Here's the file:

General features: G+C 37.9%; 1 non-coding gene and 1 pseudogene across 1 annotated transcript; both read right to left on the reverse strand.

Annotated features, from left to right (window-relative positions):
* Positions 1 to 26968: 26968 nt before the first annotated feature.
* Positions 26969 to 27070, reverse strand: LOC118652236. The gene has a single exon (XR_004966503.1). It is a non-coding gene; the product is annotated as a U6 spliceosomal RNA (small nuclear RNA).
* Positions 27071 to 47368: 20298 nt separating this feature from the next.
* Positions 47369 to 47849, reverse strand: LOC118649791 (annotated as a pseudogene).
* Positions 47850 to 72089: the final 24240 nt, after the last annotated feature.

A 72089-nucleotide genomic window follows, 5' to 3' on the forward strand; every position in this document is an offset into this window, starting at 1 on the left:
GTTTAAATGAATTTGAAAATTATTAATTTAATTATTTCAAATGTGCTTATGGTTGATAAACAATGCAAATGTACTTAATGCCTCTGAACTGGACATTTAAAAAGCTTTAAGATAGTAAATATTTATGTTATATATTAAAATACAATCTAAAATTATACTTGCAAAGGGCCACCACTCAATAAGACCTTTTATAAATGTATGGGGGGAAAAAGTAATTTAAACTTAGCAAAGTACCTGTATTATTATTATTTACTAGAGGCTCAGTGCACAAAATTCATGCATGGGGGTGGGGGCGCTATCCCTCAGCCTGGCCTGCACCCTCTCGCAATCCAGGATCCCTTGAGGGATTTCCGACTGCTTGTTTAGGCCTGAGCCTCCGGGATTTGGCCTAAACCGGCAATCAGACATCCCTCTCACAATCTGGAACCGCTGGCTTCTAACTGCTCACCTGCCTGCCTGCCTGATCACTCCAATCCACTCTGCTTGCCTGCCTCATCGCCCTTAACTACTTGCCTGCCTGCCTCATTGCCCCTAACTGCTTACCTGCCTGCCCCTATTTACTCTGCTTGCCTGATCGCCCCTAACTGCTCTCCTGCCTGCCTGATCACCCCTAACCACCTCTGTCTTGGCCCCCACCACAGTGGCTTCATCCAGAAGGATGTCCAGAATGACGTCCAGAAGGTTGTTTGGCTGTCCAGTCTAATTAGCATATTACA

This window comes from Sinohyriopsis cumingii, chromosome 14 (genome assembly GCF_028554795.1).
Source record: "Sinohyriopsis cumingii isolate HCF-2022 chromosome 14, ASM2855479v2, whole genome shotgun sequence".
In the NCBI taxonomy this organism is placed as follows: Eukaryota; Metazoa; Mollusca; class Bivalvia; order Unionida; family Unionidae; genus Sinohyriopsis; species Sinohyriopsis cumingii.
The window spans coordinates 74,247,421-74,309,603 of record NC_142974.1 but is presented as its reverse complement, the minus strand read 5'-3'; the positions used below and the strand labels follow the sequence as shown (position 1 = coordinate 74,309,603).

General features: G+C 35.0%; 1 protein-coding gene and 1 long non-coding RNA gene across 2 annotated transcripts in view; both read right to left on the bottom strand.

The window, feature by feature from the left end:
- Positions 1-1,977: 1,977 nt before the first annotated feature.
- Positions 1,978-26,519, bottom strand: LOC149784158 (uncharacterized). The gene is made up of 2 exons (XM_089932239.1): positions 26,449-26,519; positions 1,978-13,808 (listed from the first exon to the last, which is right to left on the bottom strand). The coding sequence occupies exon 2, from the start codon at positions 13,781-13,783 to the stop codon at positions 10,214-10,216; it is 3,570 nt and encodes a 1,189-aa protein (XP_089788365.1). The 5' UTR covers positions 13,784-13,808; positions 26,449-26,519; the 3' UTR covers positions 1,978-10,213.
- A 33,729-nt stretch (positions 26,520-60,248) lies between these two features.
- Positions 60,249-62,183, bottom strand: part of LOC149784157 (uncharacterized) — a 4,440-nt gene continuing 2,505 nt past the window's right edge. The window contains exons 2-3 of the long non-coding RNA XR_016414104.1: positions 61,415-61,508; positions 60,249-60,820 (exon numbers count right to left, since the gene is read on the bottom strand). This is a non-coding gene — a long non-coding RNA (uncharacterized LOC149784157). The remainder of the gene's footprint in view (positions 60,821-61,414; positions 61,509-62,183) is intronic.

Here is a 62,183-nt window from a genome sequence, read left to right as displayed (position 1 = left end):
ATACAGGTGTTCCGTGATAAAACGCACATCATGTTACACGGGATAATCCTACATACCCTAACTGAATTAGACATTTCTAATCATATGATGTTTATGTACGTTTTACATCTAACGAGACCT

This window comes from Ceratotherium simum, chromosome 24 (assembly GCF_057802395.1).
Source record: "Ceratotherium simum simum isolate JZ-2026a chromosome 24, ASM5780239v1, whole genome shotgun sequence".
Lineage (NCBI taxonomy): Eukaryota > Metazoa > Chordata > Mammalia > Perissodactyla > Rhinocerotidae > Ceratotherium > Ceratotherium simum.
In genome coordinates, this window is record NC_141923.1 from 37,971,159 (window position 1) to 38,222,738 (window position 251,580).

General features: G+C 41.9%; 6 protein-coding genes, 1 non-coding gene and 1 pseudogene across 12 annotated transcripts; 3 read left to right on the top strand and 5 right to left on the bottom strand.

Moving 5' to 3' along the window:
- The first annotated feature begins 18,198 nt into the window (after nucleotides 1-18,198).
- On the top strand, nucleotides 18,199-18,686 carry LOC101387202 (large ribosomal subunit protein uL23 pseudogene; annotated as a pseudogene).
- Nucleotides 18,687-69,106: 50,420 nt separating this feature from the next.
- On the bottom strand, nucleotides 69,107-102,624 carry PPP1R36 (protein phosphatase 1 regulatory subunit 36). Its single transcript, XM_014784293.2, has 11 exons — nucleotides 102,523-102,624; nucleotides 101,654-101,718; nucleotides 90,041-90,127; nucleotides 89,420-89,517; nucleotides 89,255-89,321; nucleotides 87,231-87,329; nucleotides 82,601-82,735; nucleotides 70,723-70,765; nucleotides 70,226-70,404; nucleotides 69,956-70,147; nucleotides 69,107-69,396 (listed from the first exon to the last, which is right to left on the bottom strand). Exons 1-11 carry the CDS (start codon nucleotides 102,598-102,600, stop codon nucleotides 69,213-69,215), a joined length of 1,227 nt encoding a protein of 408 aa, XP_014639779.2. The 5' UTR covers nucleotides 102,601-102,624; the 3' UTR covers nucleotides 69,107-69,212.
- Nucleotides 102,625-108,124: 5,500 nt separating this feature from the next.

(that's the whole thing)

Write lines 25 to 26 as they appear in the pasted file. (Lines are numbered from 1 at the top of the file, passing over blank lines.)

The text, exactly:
In genome coordinates, this window is record NC_141923.1 from 37,971,159 (window position 1) to 38,222,738 (window position 251,580).

General features: G+C 41.9%; 6 protein-coding genes, 1 non-coding gene and 1 pseudogene across 12 annotated transcripts; 3 read left to right on the top strand and 5 right to left on the bottom strand.